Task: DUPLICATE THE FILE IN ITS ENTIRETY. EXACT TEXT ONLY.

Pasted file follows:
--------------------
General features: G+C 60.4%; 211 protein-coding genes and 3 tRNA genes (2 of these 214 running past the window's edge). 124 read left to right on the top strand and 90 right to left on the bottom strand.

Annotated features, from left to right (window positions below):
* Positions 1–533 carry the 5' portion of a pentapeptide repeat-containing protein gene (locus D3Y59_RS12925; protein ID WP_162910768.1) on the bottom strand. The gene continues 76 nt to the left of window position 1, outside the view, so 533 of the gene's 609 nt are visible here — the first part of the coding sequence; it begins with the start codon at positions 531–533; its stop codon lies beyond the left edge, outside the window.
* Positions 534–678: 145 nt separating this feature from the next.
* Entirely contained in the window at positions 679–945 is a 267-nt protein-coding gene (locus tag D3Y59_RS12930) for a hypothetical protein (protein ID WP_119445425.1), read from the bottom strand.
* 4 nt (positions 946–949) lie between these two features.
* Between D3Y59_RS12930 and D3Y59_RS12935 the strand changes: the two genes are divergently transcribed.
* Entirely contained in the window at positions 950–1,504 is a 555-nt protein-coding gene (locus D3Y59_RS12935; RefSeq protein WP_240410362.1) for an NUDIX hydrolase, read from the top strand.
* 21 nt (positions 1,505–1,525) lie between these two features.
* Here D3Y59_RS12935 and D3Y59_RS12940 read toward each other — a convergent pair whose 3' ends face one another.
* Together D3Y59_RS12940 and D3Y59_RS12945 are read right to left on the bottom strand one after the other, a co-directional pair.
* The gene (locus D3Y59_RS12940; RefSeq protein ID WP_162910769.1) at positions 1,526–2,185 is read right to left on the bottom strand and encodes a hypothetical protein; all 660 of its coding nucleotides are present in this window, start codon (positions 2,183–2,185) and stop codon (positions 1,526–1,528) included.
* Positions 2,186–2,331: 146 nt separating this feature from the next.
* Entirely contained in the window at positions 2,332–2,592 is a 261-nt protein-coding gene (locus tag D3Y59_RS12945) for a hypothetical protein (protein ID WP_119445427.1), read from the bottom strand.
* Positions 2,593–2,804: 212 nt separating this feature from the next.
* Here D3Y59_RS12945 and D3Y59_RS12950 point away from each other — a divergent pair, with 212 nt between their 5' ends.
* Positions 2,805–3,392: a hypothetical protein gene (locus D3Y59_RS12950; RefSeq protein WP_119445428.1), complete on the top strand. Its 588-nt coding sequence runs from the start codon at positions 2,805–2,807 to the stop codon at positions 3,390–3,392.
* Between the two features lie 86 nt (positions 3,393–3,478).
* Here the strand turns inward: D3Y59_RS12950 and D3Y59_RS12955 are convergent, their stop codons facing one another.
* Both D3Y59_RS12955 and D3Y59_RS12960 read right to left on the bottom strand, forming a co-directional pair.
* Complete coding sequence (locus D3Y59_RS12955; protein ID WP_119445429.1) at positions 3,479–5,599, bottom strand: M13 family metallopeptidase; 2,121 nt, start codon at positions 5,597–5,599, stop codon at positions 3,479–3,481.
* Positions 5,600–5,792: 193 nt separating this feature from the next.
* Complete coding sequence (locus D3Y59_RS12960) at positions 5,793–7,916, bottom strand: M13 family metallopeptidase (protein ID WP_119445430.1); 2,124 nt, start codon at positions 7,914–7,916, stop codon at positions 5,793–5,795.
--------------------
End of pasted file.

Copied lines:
General features: G+C 60.4%; 211 protein-coding genes and 3 tRNA genes (2 of these 214 running past the window's edge). 124 read left to right on the top strand and 90 right to left on the bottom strand.

Annotated features, from left to right (window positions below):
* Positions 1–533 carry the 5' portion of a pentapeptide repeat-containing protein gene (locus D3Y59_RS12925; protein ID WP_162910768.1) on the bottom strand. The gene continues 76 nt to the left of window position 1, outside the view, so 533 of the gene's 609 nt are visible here — the first part of the coding sequence; it begins with the start codon at positions 531–533; its stop codon lies beyond the left edge, outside the window.
* Positions 534–678: 145 nt separating this feature from the next.
* Entirely contained in the window at positions 679–945 is a 267-nt protein-coding gene (locus tag D3Y59_RS12930) for a hypothetical protein (protein ID WP_119445425.1), read from the bottom strand.
* 4 nt (positions 946–949) lie between these two features.
* Between D3Y59_RS12930 and D3Y59_RS12935 the strand changes: the two genes are divergently transcribed.
* Entirely contained in the window at positions 950–1,504 is a 555-nt protein-coding gene (locus D3Y59_RS12935; RefSeq protein WP_240410362.1) for an NUDIX hydrolase, read from the top strand.
* 21 nt (positions 1,505–1,525) lie between these two features.
* Here D3Y59_RS12935 and D3Y59_RS12940 read toward each other — a convergent pair whose 3' ends face one another.
* Together D3Y59_RS12940 and D3Y59_RS12945 are read right to left on the bottom strand one after the other, a co-directional pair.
* The gene (locus D3Y59_RS12940; RefSeq protein ID WP_162910769.1) at positions 1,526–2,185 is read right to left on the bottom strand and encodes a hypothetical protein; all 660 of its coding nucleotides are present in this window, start codon (positions 2,183–2,185) and stop codon (positions 1,526–1,528) included.
* Positions 2,186–2,331: 146 nt separating this feature from the next.
* Entirely contained in the window at positions 2,332–2,592 is a 261-nt protein-coding gene (locus tag D3Y59_RS12945) for a hypothetical protein (protein ID WP_119445427.1), read from the bottom strand.
* Positions 2,593–2,804: 212 nt separating this feature from the next.
* Here D3Y59_RS12945 and D3Y59_RS12950 point away from each other — a divergent pair, with 212 nt between their 5' ends.
* Positions 2,805–3,392: a hypothetical protein gene (locus D3Y59_RS12950; RefSeq protein WP_119445428.1), complete on the top strand. Its 588-nt coding sequence runs from the start codon at positions 2,805–2,807 to the stop codon at positions 3,390–3,392.
* Between the two features lie 86 nt (positions 3,393–3,478).
* Here the strand turns inward: D3Y59_RS12950 and D3Y59_RS12955 are convergent, their stop codons facing one another.
* Both D3Y59_RS12955 and D3Y59_RS12960 read right to left on the bottom strand, forming a co-directional pair.
* Complete coding sequence (locus D3Y59_RS12955; protein ID WP_119445429.1) at positions 3,479–5,599, bottom strand: M13 family metallopeptidase; 2,121 nt, start codon at positions 5,597–5,599, stop codon at positions 3,479–3,481.
* Positions 5,600–5,792: 193 nt separating this feature from the next.
* Complete coding sequence (locus D3Y59_RS12960) at positions 5,793–7,916, bottom strand: M13 family metallopeptidase (protein ID WP_119445430.1); 2,124 nt, start codon at positions 7,914–7,916, stop codon at positions 5,793–5,795.